Achill’s Deserted Famine Village

On your travels around Achill Island, one feature dominates: the towering Slievemore Mountain.
At 671 metres (2,201 feet), Slievemore is the island’s highest peak. And at its base, you’ll find one of the Achill’s most fascinating and thought-provoking sites: the deserted famine village.
It’s believed the deserted famine village was built around 1750. However, there’s an even longer history of settlement in the area. Archaeological evidence shows that people were living there approximately 5,000 years ago.
Now, the remains of over 80 stone cottages stretch along a mile-long pathway, a monument to the challenging conditions faced by bygone islanders.
Most cottages are in a north-south alignment and have just one room. In winter, families often shared the space with their animals, giving heat to both livestock and humans.
On the Achill Island Day Tour, you’ll have the chance to explore these dwellings for yourself.

The Great Famine and Achill’s Deserted Famine Village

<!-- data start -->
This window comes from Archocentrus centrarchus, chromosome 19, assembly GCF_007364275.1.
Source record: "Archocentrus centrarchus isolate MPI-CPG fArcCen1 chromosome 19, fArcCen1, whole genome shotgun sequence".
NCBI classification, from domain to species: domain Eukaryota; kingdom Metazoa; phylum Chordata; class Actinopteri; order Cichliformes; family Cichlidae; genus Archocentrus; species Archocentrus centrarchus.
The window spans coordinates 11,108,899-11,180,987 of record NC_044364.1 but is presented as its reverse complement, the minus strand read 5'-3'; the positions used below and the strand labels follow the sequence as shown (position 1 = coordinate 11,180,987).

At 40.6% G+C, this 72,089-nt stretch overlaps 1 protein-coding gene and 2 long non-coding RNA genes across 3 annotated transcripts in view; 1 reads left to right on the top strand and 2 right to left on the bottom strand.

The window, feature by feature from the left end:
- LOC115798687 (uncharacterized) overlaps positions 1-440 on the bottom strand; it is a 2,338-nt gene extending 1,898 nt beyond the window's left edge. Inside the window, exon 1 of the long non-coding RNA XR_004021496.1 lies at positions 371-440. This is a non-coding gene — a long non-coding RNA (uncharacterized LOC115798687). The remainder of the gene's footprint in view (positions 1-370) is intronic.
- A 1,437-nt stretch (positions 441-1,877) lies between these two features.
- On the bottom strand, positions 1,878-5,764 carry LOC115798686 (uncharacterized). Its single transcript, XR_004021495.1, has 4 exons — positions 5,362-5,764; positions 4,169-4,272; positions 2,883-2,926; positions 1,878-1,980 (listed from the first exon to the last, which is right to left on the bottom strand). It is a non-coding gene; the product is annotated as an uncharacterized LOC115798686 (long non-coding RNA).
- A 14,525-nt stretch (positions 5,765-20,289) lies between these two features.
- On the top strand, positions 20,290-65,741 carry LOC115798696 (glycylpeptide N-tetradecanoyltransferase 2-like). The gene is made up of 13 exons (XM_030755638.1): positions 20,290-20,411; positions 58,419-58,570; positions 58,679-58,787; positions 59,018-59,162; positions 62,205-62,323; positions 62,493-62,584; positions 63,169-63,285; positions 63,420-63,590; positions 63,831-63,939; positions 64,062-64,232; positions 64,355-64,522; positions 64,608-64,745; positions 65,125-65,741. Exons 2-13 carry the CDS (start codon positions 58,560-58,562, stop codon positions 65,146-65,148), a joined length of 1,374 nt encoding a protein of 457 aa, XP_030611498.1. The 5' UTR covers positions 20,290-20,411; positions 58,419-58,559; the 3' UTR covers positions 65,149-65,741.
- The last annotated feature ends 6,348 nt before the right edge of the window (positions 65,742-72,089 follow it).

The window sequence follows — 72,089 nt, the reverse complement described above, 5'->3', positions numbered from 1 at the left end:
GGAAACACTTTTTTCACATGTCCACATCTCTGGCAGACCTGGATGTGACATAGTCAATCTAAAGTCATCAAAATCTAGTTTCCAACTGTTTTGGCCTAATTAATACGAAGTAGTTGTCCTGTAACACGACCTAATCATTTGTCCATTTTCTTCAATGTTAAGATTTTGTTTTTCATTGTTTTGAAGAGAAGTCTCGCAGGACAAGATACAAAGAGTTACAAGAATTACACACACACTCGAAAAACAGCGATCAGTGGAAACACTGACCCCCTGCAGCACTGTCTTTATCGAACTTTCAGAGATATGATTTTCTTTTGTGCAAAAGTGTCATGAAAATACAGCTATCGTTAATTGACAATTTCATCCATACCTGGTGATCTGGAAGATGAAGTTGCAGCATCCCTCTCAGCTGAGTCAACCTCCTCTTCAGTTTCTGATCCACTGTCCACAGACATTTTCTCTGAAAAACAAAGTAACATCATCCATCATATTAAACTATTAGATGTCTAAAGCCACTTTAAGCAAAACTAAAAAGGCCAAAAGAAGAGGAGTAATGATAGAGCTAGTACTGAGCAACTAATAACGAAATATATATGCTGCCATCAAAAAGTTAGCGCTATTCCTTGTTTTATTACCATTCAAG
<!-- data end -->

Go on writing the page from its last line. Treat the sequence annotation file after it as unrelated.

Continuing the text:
The Slievemore deserted famine village gives us an insight into life during one of the harshest periods of Irish history: the Great Famine (1845-1852).
The tragedy was caused by potato blight, which destroyed the main food source of millions of people. The famine decimated the Irish population. Approximately 1 million people died and another 1 million emigrated. The famine changed the face of Irish society and history in countless ways.
During those tragic famine years, the population of the Slievemore village dropped dramatically. Many moved to other parts of the island for a variety of reasons, the majority to the nearby village of Dooagh.

Booleying at Achill’s Deserted Famine Village

Despite this, village life continued in a different way during the first part of the 20th Century. Many families returned to the mountain cottages in the summer months. This was to graze their livestock on the area’s higher ground – a practice known as booleying or transhumance. It’s believed that Achill was one of the last places in Europe to keep the tradition alive.

The annual Achill Archaeological Field School has carried out valuable research into the site and the way of life of its former residents.

Scroll to Top